Learning About Dog Body Language in Kindergarten Class

In this picture the dog is chewing on a bone. Is this dog safe to pet?  You’d be surprised at how many kindergartners said “Yes!”.

I offer free dog body language presentations to lower elementary school classrooms in my town of Petaluma. Here I’m having fun with kindergartners at McNear School.  I am showing them images of dogs and asking them to “vote” whether or not they think the dog in the picture is safe to pet or not safe to pet.  Then we sort the pictures on a marker board into these two categories.  To vote, the kids hold up either a green square of construction paper to indicate the the dog is safe to pet or they use their red square to indicate that the dog is not safe to pet.  An important part of this activity, is that I ask them to share “why” they chose a certain answer.  If you’re interested in having me visit your child’s classroom, or you’re a teacher and would like this presentation for your students, please contact me by email or phone!  I’d love to visit! A bonus is that after each visit, I will donate one of my Stop, Look & Paws learning activities to the classroom!

Having fun learning about dog body language!

Below is a short video clip from McNear School.

 

Reading to the Dog

For a quiet activity for kids to do with the dog – try reading!

It is easy to get a dog excited and wound up, but it is more important to teach a dog how to stay calm. This is because most incidences of bites or scratches happen when dogs are in an excited state. Because they are pack animals dogs like to be with us no matter what activity we are doing.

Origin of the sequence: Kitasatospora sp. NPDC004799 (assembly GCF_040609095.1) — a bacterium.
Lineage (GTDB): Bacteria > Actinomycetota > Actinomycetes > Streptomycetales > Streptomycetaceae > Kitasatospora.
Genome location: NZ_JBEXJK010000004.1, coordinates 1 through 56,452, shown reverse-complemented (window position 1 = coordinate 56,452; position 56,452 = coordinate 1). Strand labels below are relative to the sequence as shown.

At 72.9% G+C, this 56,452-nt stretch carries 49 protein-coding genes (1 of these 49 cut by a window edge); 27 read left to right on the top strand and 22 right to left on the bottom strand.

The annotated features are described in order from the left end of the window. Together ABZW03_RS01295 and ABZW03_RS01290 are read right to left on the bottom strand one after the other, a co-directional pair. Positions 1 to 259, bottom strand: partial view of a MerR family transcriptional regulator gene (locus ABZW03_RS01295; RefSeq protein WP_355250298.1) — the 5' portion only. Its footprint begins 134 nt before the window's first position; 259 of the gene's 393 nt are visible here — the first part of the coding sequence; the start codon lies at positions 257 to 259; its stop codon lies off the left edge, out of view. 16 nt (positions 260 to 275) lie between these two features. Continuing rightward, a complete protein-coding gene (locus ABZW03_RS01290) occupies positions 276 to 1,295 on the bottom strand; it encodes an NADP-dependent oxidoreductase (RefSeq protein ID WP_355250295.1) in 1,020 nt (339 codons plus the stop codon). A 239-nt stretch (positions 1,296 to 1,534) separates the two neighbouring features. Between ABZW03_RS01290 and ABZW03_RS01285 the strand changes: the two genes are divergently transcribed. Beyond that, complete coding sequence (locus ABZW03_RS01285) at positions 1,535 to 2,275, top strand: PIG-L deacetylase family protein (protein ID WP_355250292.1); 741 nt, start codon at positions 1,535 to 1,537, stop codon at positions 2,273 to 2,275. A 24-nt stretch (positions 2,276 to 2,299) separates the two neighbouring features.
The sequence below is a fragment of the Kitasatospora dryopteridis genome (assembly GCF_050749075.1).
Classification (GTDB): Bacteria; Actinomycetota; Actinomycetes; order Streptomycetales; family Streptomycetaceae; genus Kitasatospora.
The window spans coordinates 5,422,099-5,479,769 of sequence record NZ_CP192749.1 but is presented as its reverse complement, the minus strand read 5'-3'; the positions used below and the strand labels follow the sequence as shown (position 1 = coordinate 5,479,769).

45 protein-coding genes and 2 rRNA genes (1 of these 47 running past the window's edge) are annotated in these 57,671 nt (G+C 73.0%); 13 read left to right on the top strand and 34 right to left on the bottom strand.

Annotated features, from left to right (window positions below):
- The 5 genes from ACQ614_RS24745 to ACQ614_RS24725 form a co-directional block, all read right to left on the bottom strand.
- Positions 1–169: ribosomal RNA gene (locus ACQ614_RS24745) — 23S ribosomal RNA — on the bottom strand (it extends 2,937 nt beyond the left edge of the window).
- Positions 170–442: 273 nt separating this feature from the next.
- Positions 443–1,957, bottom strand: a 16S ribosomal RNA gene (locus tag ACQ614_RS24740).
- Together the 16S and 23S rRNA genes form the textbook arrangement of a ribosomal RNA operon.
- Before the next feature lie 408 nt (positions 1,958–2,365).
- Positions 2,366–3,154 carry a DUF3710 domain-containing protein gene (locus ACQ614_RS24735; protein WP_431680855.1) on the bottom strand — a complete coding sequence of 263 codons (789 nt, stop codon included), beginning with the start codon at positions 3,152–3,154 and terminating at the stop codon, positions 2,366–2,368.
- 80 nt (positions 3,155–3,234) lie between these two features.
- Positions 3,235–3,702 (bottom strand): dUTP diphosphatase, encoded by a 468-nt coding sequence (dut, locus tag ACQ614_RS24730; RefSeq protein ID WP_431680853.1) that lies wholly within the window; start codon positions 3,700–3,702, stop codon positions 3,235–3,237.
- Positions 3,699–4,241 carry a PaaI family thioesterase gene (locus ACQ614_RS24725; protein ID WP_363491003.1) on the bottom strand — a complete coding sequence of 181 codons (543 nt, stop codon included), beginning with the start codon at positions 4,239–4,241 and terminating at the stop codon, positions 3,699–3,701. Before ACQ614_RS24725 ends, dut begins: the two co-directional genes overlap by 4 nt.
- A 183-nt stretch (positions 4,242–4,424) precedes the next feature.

Try this activity of having your child read to the family dog. This is something that is not only good for your child, but the dog will benefit from the close proximity and the calm state of mind from the child. You may have to start with the dog on a leash and sitting quietly next to your child as he/she reads a book. It is good to have times that the child and dog are close together but the direct focus is not on the dog. Soon they will both understand what is to be done during this activity and no leash will be needed.

If you are reading the book and your child is looking at pictures and listening to the story this is just as good. This is also a good time to teach your child how to calmly pet the dog as they both relax and listen to the story. Many people including adults pet a dog with fast hand movements. This will again, get at dog more excited. Try having your child slowly count as they pet the dog’s entire back. It might be fun to make a game out of counting slowly. Try this: “one good dog, two good dogs, three good dogs…” and so on. I bet they can get to “five good dogs”! See my next blog for more active games for children to play with dogs.

Great activity for a child to do with their dog.